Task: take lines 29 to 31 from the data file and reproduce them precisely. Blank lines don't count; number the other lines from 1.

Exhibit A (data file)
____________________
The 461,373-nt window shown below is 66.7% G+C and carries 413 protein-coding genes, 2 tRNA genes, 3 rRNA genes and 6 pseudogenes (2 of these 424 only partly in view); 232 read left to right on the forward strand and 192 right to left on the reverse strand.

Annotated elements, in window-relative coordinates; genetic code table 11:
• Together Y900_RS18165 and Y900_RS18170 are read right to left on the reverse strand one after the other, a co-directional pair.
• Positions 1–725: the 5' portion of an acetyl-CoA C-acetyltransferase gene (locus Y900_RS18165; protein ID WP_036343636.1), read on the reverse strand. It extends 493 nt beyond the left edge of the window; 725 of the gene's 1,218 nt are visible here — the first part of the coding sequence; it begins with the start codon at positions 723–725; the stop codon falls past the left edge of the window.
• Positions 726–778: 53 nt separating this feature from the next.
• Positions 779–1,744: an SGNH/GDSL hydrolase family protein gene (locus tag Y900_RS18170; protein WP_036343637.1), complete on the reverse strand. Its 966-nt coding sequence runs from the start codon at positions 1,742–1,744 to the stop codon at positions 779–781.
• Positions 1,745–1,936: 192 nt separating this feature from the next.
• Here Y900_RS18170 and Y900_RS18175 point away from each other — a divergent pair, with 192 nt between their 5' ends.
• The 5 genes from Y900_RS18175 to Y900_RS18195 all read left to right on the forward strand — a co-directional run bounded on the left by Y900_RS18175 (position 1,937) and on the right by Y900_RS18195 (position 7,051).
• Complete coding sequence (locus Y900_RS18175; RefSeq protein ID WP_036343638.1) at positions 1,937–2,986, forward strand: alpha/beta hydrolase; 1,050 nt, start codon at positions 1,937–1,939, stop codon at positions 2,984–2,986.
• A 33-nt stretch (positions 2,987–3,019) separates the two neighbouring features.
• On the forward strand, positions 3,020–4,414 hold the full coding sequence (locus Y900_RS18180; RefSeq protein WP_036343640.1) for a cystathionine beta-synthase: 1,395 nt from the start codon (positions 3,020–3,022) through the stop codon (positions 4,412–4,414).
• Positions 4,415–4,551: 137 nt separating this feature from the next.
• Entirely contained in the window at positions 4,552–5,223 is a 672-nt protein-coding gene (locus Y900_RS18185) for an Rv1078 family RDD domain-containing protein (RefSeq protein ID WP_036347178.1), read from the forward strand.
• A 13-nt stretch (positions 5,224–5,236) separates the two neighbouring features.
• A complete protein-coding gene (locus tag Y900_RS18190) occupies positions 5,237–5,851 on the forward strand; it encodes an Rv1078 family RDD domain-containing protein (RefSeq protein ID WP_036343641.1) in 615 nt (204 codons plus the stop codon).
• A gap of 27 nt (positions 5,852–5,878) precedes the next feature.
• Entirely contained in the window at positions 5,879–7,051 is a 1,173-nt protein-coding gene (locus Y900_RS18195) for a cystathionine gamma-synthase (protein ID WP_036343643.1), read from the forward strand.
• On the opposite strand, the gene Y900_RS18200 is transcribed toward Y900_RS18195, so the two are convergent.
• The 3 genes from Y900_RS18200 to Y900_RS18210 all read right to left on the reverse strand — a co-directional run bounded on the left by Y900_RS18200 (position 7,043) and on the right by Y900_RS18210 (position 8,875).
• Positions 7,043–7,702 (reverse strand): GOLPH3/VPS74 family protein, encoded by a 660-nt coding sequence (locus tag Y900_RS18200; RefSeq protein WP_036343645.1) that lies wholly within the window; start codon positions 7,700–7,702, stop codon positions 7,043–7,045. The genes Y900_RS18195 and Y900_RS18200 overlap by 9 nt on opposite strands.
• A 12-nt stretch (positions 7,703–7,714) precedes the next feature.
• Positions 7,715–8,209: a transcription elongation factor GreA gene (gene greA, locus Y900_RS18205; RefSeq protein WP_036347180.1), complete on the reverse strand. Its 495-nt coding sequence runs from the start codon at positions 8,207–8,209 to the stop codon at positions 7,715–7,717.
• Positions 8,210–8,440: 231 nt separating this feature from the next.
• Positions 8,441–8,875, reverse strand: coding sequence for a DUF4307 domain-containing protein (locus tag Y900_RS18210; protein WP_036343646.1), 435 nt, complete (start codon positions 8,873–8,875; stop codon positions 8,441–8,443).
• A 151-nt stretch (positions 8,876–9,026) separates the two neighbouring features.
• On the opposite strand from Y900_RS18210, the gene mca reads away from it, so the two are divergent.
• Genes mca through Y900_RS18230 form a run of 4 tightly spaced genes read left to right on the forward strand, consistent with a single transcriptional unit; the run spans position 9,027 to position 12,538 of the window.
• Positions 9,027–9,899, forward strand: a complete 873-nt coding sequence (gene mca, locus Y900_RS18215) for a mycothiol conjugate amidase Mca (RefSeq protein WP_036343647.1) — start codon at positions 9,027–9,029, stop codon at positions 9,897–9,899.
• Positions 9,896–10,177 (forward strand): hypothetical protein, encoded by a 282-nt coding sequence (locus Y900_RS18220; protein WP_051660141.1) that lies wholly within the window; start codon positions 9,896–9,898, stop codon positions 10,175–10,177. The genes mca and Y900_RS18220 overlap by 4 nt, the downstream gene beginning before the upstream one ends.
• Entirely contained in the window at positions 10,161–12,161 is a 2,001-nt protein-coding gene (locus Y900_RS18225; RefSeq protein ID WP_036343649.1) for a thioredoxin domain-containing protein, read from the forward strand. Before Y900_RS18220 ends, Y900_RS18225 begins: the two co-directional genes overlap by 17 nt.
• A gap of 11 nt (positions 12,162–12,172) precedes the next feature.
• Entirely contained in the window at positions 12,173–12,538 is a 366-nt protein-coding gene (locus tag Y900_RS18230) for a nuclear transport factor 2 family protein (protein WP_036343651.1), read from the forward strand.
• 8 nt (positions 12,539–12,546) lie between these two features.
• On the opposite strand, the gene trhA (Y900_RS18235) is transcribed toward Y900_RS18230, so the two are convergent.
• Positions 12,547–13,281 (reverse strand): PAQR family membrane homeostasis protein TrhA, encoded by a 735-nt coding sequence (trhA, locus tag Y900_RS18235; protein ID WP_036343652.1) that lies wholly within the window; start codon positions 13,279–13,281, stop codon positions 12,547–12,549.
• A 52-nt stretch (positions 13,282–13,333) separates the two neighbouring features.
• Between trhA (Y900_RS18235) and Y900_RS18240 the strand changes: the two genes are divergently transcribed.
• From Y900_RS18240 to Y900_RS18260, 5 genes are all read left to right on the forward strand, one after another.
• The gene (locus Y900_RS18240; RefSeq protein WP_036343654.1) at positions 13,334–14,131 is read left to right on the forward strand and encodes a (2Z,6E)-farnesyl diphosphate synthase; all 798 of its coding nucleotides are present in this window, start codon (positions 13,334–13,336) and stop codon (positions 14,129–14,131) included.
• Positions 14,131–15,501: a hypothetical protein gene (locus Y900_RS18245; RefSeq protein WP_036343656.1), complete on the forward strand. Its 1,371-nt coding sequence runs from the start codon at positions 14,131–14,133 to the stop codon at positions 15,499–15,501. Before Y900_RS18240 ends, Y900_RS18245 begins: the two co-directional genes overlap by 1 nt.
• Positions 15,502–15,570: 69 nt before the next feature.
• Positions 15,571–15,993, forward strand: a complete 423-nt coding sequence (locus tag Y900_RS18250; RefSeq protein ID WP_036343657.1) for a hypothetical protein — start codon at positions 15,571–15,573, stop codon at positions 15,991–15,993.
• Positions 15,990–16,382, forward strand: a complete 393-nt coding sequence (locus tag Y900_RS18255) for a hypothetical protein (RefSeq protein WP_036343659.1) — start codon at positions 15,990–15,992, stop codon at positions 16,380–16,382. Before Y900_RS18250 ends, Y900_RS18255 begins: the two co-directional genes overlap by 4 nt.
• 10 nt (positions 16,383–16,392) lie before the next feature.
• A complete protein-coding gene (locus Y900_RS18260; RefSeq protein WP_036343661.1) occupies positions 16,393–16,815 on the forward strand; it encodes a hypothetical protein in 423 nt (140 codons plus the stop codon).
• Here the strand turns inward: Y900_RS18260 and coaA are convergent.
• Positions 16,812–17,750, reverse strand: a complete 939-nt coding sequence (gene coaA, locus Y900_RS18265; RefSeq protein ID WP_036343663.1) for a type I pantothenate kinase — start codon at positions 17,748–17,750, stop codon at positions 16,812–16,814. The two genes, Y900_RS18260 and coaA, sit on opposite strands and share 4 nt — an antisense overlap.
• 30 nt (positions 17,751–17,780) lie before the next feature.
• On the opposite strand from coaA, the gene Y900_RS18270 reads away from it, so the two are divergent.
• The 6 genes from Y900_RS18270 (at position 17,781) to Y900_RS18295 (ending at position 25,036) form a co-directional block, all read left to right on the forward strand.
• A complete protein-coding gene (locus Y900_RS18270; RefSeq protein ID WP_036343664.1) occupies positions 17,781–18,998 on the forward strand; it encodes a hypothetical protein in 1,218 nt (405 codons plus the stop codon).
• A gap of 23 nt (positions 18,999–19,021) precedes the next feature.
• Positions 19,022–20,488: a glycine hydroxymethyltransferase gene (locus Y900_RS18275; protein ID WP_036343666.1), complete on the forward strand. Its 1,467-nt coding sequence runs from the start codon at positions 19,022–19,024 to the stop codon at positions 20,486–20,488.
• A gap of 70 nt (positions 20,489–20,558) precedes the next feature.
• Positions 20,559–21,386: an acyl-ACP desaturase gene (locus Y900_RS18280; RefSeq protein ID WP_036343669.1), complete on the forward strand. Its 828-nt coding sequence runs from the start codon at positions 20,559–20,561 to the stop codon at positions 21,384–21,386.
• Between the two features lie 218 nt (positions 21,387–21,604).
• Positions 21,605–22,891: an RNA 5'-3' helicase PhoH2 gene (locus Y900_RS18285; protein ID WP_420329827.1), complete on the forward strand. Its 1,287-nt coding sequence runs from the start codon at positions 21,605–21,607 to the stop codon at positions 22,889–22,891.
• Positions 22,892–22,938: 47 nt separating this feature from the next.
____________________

• Positions 9,027–9,899, forward strand: a complete 873-nt coding sequence (gene mca, locus Y900_RS18215) for a mycothiol conjugate amidase Mca (RefSeq protein WP_036343647.1) — start codon at positions 9,027–9,029, stop codon at positions 9,897–9,899.
• Positions 9,896–10,177 (forward strand): hypothetical protein, encoded by a 282-nt coding sequence (locus Y900_RS18220; protein WP_051660141.1) that lies wholly within the window; start codon positions 9,896–9,898, stop codon positions 10,175–10,177. The genes mca and Y900_RS18220 overlap by 4 nt, the downstream gene beginning before the upstream one ends.
• Entirely contained in the window at positions 10,161–12,161 is a 2,001-nt protein-coding gene (locus Y900_RS18225; RefSeq protein ID WP_036343649.1) for a thioredoxin domain-containing protein, read from the forward strand. Before Y900_RS18220 ends, Y900_RS18225 begins: the two co-directional genes overlap by 17 nt.